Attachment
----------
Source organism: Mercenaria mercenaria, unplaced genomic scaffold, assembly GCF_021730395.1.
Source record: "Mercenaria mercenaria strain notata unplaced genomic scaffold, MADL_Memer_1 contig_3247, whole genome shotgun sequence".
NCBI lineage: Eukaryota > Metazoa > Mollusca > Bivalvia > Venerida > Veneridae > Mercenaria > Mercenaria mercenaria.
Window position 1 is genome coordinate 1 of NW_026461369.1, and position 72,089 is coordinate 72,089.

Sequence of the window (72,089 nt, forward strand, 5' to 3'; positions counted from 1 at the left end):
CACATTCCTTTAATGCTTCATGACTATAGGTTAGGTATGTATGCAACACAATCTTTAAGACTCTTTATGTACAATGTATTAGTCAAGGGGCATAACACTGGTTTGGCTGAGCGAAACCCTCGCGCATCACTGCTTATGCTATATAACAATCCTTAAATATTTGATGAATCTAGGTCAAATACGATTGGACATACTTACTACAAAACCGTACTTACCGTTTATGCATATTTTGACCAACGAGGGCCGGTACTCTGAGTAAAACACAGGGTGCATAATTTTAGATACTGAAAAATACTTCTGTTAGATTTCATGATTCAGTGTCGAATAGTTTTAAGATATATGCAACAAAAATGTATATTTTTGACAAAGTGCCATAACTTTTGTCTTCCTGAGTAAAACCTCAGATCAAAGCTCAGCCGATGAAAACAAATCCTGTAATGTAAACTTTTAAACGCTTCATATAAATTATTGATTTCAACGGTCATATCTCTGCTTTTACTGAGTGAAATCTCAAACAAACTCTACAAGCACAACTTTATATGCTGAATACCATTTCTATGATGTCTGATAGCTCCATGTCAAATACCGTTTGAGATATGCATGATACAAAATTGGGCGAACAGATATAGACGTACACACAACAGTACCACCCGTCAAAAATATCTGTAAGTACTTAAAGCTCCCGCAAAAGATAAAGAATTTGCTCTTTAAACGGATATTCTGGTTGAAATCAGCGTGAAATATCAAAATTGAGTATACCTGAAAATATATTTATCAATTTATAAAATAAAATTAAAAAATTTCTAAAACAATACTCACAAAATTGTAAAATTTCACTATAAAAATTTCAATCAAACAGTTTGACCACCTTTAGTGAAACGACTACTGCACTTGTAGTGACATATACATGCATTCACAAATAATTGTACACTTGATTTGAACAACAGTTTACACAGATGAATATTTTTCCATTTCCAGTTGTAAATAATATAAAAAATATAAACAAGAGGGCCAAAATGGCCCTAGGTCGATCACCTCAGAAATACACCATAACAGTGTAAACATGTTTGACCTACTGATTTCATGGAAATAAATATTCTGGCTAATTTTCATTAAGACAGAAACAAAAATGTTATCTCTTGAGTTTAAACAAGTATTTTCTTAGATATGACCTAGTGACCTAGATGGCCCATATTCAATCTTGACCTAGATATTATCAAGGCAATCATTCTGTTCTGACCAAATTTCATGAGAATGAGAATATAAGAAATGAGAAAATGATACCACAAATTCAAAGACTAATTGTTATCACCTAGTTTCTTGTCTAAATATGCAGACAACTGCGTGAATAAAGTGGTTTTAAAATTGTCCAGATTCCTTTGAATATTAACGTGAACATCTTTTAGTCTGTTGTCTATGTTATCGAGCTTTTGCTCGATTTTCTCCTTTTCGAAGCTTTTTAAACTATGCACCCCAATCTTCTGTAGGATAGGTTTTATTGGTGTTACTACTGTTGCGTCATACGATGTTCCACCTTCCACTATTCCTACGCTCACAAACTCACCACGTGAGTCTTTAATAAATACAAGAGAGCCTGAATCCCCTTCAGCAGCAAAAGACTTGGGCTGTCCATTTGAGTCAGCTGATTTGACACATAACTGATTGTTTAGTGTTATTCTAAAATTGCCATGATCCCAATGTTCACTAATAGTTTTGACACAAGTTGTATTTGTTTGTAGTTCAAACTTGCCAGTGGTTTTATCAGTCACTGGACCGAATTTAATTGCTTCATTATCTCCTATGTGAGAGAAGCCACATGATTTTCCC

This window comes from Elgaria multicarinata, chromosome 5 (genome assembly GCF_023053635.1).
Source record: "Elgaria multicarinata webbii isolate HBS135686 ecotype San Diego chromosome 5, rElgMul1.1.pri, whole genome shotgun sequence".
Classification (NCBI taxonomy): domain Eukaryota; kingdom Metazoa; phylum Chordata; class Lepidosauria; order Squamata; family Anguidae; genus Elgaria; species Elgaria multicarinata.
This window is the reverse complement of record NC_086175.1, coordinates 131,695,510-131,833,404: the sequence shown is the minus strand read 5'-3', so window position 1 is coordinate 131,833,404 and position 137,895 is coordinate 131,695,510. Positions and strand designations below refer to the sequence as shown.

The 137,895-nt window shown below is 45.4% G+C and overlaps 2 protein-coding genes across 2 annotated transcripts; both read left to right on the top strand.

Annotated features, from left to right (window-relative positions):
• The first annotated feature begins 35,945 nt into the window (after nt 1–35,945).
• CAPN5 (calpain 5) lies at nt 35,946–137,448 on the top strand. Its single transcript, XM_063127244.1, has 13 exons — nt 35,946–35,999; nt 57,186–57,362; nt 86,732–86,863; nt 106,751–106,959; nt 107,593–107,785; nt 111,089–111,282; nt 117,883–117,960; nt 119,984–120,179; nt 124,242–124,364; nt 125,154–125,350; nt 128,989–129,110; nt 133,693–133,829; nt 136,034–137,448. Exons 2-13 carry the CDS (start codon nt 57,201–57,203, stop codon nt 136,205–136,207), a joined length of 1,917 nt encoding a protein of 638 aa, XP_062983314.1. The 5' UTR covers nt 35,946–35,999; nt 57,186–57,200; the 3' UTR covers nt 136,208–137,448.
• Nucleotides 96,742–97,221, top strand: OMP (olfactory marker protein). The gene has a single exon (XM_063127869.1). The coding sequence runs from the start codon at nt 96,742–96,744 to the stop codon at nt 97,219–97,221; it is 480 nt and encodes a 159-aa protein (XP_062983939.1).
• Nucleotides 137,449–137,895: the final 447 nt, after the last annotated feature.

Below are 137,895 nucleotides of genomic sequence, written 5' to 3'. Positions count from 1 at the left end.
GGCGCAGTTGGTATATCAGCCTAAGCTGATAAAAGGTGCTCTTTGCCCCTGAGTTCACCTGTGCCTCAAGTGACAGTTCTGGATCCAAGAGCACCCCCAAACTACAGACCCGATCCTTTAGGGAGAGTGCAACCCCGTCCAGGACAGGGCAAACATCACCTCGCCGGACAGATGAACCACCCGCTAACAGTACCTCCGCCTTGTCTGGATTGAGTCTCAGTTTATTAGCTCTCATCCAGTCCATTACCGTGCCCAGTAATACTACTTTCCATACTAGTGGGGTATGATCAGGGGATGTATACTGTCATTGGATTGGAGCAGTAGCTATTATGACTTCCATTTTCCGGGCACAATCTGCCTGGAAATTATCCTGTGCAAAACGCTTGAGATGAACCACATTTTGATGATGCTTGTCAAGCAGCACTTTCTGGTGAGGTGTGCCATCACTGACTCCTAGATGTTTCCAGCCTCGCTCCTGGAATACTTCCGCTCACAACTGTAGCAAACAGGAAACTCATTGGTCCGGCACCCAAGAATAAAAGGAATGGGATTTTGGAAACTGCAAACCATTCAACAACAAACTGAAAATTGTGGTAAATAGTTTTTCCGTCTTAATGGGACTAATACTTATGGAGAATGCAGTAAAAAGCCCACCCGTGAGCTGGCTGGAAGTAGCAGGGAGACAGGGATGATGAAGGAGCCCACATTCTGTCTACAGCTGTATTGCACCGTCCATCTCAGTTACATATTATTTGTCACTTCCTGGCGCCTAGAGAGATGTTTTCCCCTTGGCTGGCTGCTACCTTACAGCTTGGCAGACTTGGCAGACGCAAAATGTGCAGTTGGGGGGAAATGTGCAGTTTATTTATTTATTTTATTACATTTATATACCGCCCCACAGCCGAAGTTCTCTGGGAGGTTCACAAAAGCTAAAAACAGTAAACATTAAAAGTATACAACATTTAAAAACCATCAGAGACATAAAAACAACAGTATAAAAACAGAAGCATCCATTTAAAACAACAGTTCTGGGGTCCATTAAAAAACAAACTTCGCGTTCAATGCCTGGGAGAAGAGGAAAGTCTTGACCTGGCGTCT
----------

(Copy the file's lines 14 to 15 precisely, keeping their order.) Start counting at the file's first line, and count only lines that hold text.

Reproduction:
• CAPN5 (calpain 5) lies at nt 35,946–137,448 on the top strand. Its single transcript, XM_063127244.1, has 13 exons — nt 35,946–35,999; nt 57,186–57,362; nt 86,732–86,863; nt 106,751–106,959; nt 107,593–107,785; nt 111,089–111,282; nt 117,883–117,960; nt 119,984–120,179; nt 124,242–124,364; nt 125,154–125,350; nt 128,989–129,110; nt 133,693–133,829; nt 136,034–137,448. Exons 2-13 carry the CDS (start codon nt 57,201–57,203, stop codon nt 136,205–136,207), a joined length of 1,917 nt encoding a protein of 638 aa, XP_062983314.1. The 5' UTR covers nt 35,946–35,999; nt 57,186–57,200; the 3' UTR covers nt 136,208–137,448.
• Nucleotides 96,742–97,221, top strand: OMP (olfactory marker protein). The gene has a single exon (XM_063127869.1). The coding sequence runs from the start codon at nt 96,742–96,744 to the stop codon at nt 97,219–97,221; it is 480 nt and encodes a 159-aa protein (XP_062983939.1).